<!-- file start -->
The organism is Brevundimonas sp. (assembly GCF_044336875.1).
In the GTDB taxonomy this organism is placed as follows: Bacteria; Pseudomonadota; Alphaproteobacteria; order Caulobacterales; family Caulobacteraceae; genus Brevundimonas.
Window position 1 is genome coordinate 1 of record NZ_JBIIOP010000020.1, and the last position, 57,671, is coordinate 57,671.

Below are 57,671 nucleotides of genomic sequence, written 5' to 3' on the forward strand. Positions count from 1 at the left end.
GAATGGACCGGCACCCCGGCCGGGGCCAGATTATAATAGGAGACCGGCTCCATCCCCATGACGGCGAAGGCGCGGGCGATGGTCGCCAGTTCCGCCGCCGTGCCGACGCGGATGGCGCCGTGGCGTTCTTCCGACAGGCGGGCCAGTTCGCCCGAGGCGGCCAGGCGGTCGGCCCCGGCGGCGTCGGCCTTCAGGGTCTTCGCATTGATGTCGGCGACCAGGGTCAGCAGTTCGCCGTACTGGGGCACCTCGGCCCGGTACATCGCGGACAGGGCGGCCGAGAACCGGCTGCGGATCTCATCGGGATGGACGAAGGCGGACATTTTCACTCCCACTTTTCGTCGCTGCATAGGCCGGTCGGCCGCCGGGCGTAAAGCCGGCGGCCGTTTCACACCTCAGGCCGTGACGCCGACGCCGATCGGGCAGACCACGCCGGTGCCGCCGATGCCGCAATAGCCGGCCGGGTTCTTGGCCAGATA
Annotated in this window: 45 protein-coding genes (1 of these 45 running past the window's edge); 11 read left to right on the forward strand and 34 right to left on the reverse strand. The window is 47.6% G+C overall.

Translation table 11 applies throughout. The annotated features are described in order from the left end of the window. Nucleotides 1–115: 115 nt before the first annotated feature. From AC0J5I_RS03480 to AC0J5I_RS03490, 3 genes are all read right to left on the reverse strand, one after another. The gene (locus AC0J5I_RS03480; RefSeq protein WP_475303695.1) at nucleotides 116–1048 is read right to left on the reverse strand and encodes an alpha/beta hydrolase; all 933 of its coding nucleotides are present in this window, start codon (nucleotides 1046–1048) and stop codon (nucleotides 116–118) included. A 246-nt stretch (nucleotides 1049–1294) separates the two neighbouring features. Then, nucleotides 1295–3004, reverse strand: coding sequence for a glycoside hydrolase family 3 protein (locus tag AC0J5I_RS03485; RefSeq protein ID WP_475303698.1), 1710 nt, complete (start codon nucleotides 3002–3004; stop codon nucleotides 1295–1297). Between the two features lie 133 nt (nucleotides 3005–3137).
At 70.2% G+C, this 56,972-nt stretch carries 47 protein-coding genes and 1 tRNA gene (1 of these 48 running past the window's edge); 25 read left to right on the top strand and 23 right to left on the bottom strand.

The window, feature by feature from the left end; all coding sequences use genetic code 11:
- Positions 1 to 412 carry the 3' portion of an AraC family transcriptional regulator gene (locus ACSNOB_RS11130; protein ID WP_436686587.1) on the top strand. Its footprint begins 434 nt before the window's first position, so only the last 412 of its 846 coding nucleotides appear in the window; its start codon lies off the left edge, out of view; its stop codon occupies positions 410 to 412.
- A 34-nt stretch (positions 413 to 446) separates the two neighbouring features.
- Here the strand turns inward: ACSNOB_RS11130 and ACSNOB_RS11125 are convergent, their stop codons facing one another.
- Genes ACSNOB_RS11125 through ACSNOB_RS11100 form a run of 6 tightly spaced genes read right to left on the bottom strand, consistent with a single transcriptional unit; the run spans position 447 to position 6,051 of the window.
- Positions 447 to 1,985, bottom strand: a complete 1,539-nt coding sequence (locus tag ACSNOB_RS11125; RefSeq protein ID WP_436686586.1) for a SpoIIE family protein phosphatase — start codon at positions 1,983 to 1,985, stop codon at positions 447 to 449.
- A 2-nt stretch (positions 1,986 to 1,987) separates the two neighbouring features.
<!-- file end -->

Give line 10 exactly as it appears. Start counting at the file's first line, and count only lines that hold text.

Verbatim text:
- Positions 1 to 412 carry the 3' portion of an AraC family transcriptional regulator gene (locus ACSNOB_RS11130; protein ID WP_436686587.1) on the top strand. Its footprint begins 434 nt before the window's first position, so only the last 412 of its 846 coding nucleotides appear in the window; its start codon lies off the left edge, out of view; its stop codon occupies positions 410 to 412.